Counselors' experiences working with undocumented clients in the new Latino south
Balderas, Carissa Noemi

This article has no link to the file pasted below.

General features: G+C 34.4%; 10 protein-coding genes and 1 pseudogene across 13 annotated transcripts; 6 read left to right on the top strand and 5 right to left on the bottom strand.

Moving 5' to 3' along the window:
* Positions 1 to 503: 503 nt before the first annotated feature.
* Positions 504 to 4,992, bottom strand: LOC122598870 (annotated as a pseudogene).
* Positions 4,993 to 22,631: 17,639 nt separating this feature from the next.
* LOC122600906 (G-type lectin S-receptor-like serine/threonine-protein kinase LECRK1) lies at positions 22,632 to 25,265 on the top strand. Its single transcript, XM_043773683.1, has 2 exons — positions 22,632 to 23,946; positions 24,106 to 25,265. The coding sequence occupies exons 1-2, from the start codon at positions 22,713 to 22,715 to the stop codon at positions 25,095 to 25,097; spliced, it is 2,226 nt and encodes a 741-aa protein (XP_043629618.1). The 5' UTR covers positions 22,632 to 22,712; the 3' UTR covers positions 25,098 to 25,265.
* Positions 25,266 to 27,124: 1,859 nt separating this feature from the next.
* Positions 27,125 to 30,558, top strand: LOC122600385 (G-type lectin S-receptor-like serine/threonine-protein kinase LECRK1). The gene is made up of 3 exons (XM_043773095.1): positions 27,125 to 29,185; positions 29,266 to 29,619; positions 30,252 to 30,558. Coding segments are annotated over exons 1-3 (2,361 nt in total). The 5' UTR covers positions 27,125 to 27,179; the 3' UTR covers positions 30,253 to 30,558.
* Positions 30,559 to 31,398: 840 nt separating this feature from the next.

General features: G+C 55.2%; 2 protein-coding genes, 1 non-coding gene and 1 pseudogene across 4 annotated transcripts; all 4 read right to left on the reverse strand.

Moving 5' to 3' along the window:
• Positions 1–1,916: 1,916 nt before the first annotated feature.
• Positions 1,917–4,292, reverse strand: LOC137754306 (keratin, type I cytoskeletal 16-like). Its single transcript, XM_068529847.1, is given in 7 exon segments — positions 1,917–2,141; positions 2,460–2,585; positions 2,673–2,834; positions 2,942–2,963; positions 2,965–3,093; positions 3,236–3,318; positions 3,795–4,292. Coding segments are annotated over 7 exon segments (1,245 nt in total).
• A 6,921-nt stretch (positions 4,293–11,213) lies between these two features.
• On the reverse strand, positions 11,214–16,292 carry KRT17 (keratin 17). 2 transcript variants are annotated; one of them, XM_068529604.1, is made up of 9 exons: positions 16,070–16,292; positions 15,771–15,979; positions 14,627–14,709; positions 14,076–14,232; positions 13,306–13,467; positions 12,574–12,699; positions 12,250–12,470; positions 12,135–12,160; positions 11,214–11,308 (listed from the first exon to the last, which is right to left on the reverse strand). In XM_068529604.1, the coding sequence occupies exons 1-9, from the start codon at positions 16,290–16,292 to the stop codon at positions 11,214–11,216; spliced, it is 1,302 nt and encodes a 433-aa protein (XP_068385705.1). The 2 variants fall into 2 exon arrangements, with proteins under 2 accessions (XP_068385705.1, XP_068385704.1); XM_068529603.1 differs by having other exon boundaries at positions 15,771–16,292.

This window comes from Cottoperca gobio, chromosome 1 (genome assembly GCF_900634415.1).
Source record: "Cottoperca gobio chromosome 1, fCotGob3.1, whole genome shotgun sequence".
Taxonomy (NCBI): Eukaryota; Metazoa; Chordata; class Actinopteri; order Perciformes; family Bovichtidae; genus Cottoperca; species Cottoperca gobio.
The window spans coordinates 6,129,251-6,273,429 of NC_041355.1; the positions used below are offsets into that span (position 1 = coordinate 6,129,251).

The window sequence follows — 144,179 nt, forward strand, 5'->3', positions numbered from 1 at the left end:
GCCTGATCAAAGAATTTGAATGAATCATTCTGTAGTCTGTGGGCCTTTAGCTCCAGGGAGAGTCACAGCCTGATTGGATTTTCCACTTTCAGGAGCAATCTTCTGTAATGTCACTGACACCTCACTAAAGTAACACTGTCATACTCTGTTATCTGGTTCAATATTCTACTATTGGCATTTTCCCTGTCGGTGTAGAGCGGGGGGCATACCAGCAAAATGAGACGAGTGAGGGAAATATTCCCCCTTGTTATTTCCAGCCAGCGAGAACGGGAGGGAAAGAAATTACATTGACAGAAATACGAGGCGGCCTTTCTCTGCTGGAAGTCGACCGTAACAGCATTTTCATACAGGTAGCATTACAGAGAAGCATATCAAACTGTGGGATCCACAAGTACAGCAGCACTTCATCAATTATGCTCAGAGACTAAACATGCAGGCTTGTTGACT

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There is a significant disparity in mental health care for undocumented Latinos living in the U.S (Alegría et al., 2002; Perez & Fortuna, 2005; Coffman & Norton, 2010). A significant barrier to services for this population is a lack of culturally competent providers who can meet their mental health needs (Perez & Fortuna, 2005). There is currently a gap in the literature regarding the training, resources, and support that the counselor’s who work with this population need in order to provide this care. Therefore, the purpose of this multiple case study was to gain an in-depth understanding of the lived experiences of five counselors who are currently working with undocumented Latino clients within the context of a Latino-serving community-counseling center in the New Latino South. Data collection in this study included focus groups, individual interviews, and document review. The study was informed by LatCrit theory (Iglesias, 1997), in order to intentionally recognize the racism and discriminatory laws and policies that impact the mental health care of undocumented Latinos. Thematic analysis was used in order to identify primary themes for each individual counselor’s experience and then all cases underwent cross-case analysis. The following themes were explored: counselors’ educational and training experiences, counselors’ clinical experiences in session with undocumented clients, how systemic factors impact counselors’ clinical experiences, and the personal impact of this work on counselors. The themes identified through this study have implications for clinical practice and further research with undocumented Latino clients.